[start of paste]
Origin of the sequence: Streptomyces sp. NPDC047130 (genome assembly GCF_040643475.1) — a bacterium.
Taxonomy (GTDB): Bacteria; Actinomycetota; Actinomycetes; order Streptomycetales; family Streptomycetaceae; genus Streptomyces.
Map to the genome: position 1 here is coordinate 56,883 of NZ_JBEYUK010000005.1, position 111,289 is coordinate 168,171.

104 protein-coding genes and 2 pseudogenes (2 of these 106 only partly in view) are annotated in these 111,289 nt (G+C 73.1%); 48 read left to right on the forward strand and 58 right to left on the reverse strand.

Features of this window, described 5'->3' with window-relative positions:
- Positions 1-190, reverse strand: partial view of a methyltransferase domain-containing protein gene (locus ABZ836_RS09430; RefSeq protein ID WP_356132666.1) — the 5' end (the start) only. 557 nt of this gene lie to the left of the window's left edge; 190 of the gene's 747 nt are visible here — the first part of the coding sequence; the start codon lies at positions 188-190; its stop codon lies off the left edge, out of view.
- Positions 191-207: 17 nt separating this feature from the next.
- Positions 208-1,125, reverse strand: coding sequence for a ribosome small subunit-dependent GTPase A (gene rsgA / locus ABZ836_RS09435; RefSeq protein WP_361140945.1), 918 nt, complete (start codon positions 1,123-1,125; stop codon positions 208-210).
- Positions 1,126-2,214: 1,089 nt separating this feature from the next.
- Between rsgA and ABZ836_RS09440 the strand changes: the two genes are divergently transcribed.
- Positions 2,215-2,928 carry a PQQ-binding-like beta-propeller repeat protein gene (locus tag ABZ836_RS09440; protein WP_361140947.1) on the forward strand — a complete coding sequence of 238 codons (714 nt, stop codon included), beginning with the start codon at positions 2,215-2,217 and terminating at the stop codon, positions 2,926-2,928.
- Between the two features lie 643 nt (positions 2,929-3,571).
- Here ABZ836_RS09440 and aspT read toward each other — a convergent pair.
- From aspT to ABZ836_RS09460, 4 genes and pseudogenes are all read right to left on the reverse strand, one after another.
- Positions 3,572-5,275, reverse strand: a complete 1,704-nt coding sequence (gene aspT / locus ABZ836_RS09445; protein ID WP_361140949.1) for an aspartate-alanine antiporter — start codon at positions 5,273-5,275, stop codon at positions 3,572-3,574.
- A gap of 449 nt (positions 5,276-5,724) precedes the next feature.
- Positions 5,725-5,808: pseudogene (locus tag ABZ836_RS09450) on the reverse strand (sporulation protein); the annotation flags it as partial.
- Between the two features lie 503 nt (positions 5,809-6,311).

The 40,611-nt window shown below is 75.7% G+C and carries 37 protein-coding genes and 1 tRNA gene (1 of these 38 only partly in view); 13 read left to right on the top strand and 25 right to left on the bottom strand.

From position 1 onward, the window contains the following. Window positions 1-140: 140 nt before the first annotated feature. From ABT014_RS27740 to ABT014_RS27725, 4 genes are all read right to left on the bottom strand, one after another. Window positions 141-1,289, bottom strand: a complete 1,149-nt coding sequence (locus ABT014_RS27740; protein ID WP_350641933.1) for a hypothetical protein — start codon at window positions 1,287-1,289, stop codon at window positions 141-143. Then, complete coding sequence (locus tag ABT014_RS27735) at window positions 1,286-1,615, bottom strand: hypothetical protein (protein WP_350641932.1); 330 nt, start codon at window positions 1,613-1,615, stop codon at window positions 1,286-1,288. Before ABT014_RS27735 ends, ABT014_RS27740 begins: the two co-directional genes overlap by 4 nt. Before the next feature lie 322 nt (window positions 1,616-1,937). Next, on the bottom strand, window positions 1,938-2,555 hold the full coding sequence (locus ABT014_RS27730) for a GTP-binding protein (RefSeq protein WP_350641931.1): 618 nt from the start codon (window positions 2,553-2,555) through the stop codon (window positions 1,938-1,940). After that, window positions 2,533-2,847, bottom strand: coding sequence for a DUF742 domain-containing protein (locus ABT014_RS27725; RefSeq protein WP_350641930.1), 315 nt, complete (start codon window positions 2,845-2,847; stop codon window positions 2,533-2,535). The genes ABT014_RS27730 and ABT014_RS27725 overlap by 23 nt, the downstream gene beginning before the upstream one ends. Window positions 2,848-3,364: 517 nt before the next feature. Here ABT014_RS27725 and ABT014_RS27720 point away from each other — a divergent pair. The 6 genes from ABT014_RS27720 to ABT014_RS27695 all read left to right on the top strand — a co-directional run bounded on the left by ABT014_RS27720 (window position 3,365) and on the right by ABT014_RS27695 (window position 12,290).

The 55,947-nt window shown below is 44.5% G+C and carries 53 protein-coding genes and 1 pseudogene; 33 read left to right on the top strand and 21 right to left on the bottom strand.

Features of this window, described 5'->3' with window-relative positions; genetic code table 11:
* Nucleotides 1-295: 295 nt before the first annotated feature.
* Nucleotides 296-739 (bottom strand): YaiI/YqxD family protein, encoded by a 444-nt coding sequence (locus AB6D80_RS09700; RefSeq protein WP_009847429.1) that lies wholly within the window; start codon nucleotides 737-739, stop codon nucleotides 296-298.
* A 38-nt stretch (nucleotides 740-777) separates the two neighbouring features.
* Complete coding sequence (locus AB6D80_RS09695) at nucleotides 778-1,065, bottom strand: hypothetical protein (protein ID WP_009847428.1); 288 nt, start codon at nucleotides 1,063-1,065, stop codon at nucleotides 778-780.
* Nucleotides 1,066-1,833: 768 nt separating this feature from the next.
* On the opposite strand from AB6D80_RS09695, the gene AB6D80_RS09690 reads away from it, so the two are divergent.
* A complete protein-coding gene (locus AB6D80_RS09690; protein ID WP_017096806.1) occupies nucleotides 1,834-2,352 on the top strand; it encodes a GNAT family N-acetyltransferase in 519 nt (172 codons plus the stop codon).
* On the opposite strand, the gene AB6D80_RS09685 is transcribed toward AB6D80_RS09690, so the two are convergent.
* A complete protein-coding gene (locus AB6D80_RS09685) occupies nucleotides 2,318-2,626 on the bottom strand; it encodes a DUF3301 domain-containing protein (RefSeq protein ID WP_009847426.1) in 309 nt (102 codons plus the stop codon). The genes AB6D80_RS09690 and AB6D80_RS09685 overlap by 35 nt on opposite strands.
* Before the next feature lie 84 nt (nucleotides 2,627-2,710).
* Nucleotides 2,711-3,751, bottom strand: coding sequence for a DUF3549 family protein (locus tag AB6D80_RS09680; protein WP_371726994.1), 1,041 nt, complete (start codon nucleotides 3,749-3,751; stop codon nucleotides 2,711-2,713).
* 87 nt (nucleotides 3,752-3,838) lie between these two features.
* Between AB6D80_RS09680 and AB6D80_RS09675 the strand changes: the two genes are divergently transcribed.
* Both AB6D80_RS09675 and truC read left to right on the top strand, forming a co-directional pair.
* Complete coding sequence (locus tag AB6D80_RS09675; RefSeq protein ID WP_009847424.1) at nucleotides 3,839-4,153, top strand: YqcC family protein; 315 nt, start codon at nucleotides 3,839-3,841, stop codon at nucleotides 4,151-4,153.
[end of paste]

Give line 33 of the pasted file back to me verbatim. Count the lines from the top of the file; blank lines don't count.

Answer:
* Nucleotides 2,711-3,751, bottom strand: coding sequence for a DUF3549 family protein (locus tag AB6D80_RS09680; protein WP_371726994.1), 1,041 nt, complete (start codon nucleotides 3,749-3,751; stop codon nucleotides 2,711-2,713).